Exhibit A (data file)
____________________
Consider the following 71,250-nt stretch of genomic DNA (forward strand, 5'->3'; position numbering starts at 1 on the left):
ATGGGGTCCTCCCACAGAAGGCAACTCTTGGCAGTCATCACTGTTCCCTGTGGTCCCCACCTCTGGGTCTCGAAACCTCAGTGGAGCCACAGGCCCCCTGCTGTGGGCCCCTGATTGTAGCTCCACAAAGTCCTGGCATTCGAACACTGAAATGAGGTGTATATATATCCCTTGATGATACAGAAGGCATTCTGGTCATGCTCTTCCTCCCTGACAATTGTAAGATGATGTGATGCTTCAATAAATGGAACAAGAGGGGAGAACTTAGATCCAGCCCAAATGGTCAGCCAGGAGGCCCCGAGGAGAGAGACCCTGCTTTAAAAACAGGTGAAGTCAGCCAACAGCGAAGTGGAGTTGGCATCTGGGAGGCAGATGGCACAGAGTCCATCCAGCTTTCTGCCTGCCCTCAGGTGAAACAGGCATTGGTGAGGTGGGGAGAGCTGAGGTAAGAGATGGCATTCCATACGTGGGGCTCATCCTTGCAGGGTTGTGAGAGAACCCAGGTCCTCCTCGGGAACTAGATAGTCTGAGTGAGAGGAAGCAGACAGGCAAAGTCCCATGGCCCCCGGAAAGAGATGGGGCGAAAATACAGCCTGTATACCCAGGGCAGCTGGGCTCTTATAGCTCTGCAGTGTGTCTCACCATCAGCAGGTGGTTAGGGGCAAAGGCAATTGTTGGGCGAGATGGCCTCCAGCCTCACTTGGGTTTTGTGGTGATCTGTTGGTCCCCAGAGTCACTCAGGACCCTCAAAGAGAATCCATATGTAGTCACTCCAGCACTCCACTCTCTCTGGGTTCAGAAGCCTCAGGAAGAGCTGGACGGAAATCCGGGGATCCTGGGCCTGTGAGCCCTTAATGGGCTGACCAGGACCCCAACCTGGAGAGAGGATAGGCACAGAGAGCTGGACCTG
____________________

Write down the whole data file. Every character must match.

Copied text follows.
Consider the following 71,250-nt stretch of genomic DNA (forward strand, 5'->3'; position numbering starts at 1 on the left):
ATGGGGTCCTCCCACAGAAGGCAACTCTTGGCAGTCATCACTGTTCCCTGTGGTCCCCACCTCTGGGTCTCGAAACCTCAGTGGAGCCACAGGCCCCCTGCTGTGGGCCCCTGATTGTAGCTCCACAAAGTCCTGGCATTCGAACACTGAAATGAGGTGTATATATATCCCTTGATGATACAGAAGGCATTCTGGTCATGCTCTTCCTCCCTGACAATTGTAAGATGATGTGATGCTTCAATAAATGGAACAAGAGGGGAGAACTTAGATCCAGCCCAAATGGTCAGCCAGGAGGCCCCGAGGAGAGAGACCCTGCTTTAAAAACAGGTGAAGTCAGCCAACAGCGAAGTGGAGTTGGCATCTGGGAGGCAGATGGCACAGAGTCCATCCAGCTTTCTGCCTGCCCTCAGGTGAAACAGGCATTGGTGAGGTGGGGAGAGCTGAGGTAAGAGATGGCATTCCATACGTGGGGCTCATCCTTGCAGGGTTGTGAGAGAACCCAGGTCCTCCTCGGGAACTAGATAGTCTGAGTGAGAGGAAGCAGACAGGCAAAGTCCCATGGCCCCCGGAAAGAGATGGGGCGAAAATACAGCCTGTATACCCAGGGCAGCTGGGCTCTTATAGCTCTGCAGTGTGTCTCACCATCAGCAGGTGGTTAGGGGCAAAGGCAATTGTTGGGCGAGATGGCCTCCAGCCTCACTTGGGTTTTGTGGTGATCTGTTGGTCCCCAGAGTCACTCAGGACCCTCAAAGAGAATCCATATGTAGTCACTCCAGCACTCCACTCTCTCTGGGTTCAGAAGCCTCAGGAAGAGCTGGACGGAAATCCGGGGATCCTGGGCCTGTGAGCCCTTAATGGGCTGACCAGGACCCCAACCTGGAGAGAGGATAGGCACAGAGAGCTGGACCTG